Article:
Depression: What does it look like? A case study

By Mary Ellen Wierschem, Licenced Clinical Social Worker

The Diagnostic and Statistical Manual that health professionals use to diagnose depression contends that different types of depression have these characteristics in common:  feelings of sadness, emptiness and irritability, which affect a person physically and mentally. 

Angela was 14 year old and struggled with peer relationships with girls – the strain of loyalties over friends and over attention from boys, her emerging sexuality, experimentation with marijuana and other drugs, school grades and attendance, all of which influenced her drive for independence from her mother.

Angela could not have told you that in the background, intensifying all of the normal issues of growing through this stage of life, was a deeply felt loss and anger at the abandonment of the family by her father.   And her mother didn’t realize how this loss made her own struggles as Angela’s parent so much more difficult.

To make the situation worse, Angela’s father remarried and had two daughters with his new wife.  Their financial circumstances couldn’t have been more dissimilar; while Angela was given a meager allowance in a household struggling to keep food on the table, her half-sisters lived in luxury she had never known.

Counseling could have helped, but Angela’s mother was between a rock and a hard place; her employer wasn’t receptive to non-emergency work absences.  So mother and daughter battled over everything, never knowing there was an issue so large, so painful, that it affected every interaction.  Angela’s father loss included bitter feelings of resentment, rejection, abandonment, jealousy, deprivation and injustice.  And those feelings surfaced as arguments over curfew, boys, sleep-overs, trust, school grades, rudeness ….  Two words sum it up:  Angela seemed depressed and rebellious.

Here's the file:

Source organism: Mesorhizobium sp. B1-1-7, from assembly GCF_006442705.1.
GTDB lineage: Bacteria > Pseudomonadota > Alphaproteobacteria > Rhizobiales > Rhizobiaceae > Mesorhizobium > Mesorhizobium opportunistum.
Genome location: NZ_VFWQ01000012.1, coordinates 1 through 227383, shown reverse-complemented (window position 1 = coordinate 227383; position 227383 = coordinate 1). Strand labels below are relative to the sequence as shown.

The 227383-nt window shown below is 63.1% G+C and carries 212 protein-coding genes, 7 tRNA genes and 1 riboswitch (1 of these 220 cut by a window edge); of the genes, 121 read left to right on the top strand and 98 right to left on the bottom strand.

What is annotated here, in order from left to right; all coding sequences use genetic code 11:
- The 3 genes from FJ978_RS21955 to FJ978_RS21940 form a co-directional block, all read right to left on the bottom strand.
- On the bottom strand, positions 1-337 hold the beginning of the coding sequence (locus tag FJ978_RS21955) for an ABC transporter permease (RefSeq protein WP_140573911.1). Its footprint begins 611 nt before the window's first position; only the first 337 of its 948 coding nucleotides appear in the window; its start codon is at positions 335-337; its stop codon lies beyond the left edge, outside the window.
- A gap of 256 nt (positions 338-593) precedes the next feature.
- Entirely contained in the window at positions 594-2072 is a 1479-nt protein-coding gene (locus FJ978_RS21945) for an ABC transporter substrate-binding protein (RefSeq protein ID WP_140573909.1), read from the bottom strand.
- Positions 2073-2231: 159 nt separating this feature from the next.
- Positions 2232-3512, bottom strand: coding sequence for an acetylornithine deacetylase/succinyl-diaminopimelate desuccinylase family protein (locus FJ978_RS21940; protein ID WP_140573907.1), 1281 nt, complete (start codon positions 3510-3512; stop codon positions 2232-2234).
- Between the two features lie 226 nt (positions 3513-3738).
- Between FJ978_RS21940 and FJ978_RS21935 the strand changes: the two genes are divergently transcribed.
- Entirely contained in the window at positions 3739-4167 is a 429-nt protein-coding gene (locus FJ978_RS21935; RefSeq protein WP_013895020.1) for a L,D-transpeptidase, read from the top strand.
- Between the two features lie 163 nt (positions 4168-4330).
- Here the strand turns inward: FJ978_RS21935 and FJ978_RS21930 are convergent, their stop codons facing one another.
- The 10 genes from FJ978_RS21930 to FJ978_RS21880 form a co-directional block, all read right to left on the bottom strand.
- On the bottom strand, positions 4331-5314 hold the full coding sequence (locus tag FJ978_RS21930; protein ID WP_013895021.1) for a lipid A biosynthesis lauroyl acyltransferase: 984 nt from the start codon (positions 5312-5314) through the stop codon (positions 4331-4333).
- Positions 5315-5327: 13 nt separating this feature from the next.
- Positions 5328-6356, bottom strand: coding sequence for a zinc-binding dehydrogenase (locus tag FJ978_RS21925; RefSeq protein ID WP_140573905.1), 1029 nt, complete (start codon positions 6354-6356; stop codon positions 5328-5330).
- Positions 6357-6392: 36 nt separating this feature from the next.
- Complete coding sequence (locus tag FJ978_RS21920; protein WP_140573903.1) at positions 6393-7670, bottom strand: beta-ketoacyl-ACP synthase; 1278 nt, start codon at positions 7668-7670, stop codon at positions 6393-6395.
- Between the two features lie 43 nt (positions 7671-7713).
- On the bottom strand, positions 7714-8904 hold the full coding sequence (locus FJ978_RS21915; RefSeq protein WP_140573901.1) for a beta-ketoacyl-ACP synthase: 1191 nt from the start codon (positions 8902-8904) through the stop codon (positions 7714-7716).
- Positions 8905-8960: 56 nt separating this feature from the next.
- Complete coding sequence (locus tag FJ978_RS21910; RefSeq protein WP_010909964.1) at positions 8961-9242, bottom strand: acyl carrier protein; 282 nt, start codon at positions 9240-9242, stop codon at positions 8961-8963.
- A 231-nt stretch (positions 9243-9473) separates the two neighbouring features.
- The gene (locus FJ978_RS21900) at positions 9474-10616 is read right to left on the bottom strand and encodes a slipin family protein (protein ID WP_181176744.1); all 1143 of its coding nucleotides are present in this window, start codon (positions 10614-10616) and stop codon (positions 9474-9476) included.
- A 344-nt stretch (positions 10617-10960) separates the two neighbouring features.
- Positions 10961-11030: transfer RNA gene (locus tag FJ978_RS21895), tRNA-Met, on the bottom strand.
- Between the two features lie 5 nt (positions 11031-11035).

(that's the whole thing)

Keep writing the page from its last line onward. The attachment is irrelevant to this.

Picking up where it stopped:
Depression hurts in so many ways, but sometimes, if we only knew the source of the loss that underlies it, we could move on to some degree of healing.  The way to get there is to talk, and often to find that the talking deepens and gradually unearths the painful injury that refuses, unacknowledged, to diminish.   When injury is brought to the light, pain dissipates.  Having a trusted and insightful family member, friend or professional shine the light with you can help to set you free.